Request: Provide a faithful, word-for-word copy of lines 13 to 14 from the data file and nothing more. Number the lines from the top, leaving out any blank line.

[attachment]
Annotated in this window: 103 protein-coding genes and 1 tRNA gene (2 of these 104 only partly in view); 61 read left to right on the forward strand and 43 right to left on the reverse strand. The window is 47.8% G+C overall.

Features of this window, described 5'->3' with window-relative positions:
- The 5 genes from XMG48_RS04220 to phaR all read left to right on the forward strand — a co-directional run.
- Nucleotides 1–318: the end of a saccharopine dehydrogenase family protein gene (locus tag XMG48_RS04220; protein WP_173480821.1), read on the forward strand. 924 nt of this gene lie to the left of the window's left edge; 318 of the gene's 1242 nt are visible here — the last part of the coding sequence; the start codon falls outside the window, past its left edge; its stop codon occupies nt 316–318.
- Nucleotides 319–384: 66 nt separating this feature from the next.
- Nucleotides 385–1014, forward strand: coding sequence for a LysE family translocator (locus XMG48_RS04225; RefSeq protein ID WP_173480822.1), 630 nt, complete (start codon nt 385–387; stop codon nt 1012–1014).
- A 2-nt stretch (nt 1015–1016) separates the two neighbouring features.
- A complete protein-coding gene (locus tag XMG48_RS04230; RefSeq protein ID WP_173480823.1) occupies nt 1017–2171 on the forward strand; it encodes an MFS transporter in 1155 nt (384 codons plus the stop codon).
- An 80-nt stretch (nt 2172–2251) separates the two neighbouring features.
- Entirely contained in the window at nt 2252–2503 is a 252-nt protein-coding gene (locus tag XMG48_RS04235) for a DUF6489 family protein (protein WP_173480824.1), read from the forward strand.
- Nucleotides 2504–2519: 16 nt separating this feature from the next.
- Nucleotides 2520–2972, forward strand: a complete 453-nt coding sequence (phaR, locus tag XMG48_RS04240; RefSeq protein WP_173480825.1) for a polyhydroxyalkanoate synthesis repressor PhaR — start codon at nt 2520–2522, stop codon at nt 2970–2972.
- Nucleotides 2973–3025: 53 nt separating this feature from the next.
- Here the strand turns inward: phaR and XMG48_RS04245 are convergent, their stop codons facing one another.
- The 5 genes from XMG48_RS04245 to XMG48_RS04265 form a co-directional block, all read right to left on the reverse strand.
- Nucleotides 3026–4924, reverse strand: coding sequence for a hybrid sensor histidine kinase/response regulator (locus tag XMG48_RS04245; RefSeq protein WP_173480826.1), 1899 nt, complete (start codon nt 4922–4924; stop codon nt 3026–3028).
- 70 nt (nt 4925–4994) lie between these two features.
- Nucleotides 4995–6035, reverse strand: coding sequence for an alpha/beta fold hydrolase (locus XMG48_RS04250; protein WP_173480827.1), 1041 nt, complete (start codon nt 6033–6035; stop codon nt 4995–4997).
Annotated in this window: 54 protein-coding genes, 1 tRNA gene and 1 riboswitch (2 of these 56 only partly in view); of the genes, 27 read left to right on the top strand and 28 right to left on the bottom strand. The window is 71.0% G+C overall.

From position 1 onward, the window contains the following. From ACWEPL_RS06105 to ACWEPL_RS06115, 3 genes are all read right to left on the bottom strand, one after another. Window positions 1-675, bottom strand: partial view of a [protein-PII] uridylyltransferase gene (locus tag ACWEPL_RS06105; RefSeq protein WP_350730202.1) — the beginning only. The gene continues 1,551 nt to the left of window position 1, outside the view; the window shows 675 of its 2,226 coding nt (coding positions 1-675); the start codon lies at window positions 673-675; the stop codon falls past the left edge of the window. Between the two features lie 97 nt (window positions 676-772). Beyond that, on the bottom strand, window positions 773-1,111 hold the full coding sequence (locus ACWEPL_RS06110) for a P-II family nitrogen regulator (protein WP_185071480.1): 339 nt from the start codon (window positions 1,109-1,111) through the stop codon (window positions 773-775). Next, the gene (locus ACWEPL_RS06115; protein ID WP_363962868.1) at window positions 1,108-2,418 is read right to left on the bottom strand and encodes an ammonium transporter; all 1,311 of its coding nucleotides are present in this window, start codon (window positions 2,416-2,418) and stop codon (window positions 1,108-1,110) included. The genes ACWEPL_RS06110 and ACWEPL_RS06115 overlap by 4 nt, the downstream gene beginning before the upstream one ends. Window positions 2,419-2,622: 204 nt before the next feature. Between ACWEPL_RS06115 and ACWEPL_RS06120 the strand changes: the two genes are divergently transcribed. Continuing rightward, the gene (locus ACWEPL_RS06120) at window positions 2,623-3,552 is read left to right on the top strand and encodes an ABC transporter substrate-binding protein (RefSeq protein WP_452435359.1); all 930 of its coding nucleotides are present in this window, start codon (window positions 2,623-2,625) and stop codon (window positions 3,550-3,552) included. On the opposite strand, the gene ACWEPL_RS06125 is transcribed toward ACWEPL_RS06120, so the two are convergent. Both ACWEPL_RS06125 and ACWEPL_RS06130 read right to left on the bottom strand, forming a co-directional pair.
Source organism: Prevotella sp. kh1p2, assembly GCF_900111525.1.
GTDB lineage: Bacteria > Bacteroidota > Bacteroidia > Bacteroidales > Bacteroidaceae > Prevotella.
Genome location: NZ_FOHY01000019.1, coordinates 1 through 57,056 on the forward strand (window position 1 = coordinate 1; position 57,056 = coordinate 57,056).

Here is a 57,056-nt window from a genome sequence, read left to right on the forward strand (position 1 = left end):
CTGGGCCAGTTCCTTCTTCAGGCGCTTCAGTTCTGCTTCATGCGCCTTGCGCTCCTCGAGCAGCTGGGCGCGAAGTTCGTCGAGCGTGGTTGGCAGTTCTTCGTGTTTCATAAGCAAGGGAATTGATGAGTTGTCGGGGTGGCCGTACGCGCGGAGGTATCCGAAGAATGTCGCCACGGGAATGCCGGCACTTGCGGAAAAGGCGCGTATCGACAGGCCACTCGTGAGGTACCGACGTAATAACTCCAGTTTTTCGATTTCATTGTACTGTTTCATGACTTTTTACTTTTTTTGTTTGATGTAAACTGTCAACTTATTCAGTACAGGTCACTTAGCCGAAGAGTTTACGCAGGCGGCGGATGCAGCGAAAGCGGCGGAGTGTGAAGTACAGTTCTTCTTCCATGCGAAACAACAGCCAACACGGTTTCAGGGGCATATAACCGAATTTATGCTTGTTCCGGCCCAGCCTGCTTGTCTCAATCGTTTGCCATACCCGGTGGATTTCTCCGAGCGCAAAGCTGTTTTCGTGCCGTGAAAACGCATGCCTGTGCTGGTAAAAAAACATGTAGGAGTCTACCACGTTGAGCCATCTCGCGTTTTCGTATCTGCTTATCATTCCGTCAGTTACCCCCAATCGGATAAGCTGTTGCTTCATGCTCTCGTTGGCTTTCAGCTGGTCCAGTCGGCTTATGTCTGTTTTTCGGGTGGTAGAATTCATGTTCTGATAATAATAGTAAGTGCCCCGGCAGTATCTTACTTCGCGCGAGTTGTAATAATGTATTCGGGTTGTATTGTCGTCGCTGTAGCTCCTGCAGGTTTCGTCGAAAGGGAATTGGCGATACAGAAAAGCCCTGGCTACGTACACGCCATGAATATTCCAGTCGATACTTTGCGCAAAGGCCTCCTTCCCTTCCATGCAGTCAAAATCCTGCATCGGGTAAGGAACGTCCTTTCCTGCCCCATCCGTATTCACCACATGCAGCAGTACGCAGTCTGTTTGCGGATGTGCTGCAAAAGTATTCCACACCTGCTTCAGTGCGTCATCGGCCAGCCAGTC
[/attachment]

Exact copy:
- Nucleotides 2973–3025: 53 nt separating this feature from the next.
- Here the strand turns inward: phaR and XMG48_RS04245 are convergent, their stop codons facing one another.